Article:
The routing study and mapping shows urban and residential areas being crossed, and at one point the line runs practically right over top of a school. Although all projects needed to acquire new right of way adjacent to the current one, GAI and PJM reason that PSE&G has an advantage here because of some old agreement over ownership of transmission assets. I just don't see this agreement being helpful convincing landowners to agree to expand the current right of way. Maybe PJM has forgotten what happened when TrAILCo attempted to utilize old right of way in Pennsylvania? In that instance, trying to force old agreements on new landowners using unscrupulous land agents blew up in TrAILCo's face and most likely contributed to its eventual denial by the PA PUC. In the end, TrAILCo had to abandon that old right of way and give it back to the landowners.
The selected project also proposes an overhead river crossing in a very busy shipping lane, instead of the submarine crossing proposed by other projects.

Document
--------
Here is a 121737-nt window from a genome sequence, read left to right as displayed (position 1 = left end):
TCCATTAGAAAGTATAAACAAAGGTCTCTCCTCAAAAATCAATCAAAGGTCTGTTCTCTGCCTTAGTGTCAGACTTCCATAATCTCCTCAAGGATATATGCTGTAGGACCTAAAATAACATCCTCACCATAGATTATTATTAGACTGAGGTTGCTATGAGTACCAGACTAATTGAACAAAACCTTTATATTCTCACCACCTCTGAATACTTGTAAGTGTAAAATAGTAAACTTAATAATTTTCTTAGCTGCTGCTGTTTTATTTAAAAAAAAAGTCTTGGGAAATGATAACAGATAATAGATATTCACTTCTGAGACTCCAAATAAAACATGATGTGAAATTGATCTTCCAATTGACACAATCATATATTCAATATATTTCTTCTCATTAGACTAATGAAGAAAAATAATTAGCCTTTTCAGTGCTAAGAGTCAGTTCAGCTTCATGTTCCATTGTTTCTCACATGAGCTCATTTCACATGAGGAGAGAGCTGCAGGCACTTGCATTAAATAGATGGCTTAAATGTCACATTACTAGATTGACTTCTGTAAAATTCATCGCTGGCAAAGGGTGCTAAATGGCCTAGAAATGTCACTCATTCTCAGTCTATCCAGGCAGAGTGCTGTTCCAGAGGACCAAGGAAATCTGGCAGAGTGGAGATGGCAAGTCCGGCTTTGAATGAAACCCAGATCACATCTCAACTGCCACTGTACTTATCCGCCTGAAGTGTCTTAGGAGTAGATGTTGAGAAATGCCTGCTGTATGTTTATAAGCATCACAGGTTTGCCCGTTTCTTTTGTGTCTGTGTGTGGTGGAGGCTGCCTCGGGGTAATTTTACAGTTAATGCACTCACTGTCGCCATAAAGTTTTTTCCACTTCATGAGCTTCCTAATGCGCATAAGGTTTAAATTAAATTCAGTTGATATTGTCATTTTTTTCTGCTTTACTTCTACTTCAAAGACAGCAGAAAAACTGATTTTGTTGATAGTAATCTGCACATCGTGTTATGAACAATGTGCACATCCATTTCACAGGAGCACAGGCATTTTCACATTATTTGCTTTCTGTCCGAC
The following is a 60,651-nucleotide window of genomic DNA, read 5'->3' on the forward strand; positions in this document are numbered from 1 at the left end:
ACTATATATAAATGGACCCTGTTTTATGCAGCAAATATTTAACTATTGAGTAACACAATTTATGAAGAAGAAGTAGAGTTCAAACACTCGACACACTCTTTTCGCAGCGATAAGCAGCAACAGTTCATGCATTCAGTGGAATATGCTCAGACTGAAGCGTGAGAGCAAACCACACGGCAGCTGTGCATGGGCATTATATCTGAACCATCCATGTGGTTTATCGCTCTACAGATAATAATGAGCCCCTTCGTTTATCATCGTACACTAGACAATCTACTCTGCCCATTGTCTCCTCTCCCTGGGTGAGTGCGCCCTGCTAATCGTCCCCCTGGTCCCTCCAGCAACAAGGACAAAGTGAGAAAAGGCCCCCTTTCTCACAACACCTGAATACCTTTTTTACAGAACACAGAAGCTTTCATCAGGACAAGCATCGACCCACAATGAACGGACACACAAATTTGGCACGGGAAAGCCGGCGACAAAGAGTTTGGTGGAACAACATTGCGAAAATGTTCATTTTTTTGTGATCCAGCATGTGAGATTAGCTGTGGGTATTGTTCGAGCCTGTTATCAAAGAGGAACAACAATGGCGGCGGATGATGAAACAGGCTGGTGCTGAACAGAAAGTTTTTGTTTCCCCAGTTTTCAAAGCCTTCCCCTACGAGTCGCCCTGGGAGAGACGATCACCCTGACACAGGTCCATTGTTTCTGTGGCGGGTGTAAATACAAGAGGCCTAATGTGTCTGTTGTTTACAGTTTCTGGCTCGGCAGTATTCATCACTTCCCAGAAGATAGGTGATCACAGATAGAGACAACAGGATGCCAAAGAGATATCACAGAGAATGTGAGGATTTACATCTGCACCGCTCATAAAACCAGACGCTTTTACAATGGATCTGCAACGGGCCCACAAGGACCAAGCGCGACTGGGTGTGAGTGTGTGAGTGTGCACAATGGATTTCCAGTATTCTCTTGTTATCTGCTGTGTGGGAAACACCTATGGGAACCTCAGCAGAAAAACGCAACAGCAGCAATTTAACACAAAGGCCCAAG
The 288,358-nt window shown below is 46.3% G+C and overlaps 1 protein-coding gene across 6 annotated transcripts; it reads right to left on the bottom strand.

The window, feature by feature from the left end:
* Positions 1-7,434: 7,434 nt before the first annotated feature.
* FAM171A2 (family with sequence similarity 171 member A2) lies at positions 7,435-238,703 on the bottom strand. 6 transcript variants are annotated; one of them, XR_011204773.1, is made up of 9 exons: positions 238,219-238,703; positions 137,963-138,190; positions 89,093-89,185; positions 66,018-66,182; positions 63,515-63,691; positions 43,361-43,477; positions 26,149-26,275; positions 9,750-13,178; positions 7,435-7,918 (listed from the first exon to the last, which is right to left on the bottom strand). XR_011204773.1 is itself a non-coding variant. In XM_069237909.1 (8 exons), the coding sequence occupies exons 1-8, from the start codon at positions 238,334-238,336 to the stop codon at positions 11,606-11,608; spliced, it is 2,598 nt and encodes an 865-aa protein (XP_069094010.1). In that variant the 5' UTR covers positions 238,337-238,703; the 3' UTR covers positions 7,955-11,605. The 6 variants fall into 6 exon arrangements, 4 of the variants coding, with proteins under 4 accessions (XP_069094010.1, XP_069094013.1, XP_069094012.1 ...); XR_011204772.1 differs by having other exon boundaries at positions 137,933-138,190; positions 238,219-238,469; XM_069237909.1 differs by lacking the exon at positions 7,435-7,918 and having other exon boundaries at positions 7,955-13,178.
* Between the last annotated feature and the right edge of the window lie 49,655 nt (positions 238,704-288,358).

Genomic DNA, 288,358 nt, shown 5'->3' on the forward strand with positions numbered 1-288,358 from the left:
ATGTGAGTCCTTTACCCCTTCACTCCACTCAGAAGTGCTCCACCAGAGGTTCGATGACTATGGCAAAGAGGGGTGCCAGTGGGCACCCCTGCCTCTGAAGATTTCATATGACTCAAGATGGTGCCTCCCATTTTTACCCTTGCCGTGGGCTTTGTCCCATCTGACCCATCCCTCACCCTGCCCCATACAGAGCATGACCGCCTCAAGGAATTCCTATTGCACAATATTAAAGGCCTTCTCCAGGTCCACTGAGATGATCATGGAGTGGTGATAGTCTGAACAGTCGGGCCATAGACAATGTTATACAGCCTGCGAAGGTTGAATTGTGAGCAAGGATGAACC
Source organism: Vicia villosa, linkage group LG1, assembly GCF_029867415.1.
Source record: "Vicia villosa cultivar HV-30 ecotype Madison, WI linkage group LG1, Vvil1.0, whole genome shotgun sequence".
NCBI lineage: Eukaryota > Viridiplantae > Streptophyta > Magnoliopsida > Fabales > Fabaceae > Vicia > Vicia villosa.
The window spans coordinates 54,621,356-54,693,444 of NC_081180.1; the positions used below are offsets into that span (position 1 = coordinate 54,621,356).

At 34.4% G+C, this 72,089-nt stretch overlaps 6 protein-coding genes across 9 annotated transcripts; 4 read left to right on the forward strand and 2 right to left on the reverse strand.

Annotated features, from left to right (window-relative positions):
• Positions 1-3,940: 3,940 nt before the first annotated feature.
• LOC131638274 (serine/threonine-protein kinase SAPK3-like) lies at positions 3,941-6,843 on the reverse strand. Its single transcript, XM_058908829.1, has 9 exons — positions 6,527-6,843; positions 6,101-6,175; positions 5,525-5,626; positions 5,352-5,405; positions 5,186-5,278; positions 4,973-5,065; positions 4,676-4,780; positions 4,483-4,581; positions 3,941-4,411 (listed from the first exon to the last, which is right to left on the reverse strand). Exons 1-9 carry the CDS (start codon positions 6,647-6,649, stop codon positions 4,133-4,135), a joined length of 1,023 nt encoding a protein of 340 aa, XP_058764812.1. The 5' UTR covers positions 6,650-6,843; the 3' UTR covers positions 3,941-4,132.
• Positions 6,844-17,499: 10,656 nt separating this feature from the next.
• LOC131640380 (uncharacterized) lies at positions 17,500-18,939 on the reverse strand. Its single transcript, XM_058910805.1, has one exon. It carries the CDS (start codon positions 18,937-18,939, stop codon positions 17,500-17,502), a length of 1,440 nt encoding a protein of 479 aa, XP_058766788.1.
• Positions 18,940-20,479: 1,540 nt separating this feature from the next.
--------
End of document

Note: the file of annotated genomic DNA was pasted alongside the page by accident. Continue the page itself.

This is a public opposition bonfire in the making!
So, what else could PJM have done here? What other projects were in the running? Projects choosing a route through Delaware were evaluated for "constructability" by a different company that actually considered public opposition, and none of that was very encouraging. All projects will garner public opposition, some more than others. DUH.
Damned if you do, damned if you don't.
But, wait a tick here. There's one project on PJM's bid list that doesn't seem to have been evaluated in either "constructability" report. I guess PJM batted it aside instantly, like a distasteful mint.